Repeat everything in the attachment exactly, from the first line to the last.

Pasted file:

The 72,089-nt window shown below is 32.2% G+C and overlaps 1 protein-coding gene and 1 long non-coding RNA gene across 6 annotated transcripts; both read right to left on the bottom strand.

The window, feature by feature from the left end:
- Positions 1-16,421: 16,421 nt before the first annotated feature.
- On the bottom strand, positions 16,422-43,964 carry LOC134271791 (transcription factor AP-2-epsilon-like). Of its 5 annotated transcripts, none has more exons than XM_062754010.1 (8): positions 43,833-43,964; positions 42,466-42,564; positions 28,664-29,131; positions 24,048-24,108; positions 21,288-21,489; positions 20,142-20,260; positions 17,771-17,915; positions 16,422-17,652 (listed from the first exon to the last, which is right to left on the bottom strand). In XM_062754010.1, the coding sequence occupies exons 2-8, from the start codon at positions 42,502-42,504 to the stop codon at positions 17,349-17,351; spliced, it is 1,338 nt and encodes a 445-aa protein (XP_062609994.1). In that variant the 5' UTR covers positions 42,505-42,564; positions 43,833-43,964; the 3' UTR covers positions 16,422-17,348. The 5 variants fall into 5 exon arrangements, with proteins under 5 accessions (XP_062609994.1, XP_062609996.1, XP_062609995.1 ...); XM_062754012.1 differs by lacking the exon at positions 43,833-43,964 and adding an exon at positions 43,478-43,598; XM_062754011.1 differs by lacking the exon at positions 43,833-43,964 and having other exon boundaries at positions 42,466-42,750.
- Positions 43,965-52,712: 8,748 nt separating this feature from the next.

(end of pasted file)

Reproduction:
The 72,089-nt window shown below is 32.2% G+C and overlaps 1 protein-coding gene and 1 long non-coding RNA gene across 6 annotated transcripts; both read right to left on the bottom strand.

The window, feature by feature from the left end:
- Positions 1-16,421: 16,421 nt before the first annotated feature.
- On the bottom strand, positions 16,422-43,964 carry LOC134271791 (transcription factor AP-2-epsilon-like). Of its 5 annotated transcripts, none has more exons than XM_062754010.1 (8): positions 43,833-43,964; positions 42,466-42,564; positions 28,664-29,131; positions 24,048-24,108; positions 21,288-21,489; positions 20,142-20,260; positions 17,771-17,915; positions 16,422-17,652 (listed from the first exon to the last, which is right to left on the bottom strand). In XM_062754010.1, the coding sequence occupies exons 2-8, from the start codon at positions 42,502-42,504 to the stop codon at positions 17,349-17,351; spliced, it is 1,338 nt and encodes a 445-aa protein (XP_062609994.1). In that variant the 5' UTR covers positions 42,505-42,564; positions 43,833-43,964; the 3' UTR covers positions 16,422-17,348. The 5 variants fall into 5 exon arrangements, with proteins under 5 accessions (XP_062609994.1, XP_062609996.1, XP_062609995.1 ...); XM_062754012.1 differs by lacking the exon at positions 43,833-43,964 and adding an exon at positions 43,478-43,598; XM_062754011.1 differs by lacking the exon at positions 43,833-43,964 and having other exon boundaries at positions 42,466-42,750.
- Positions 43,965-52,712: 8,748 nt separating this feature from the next.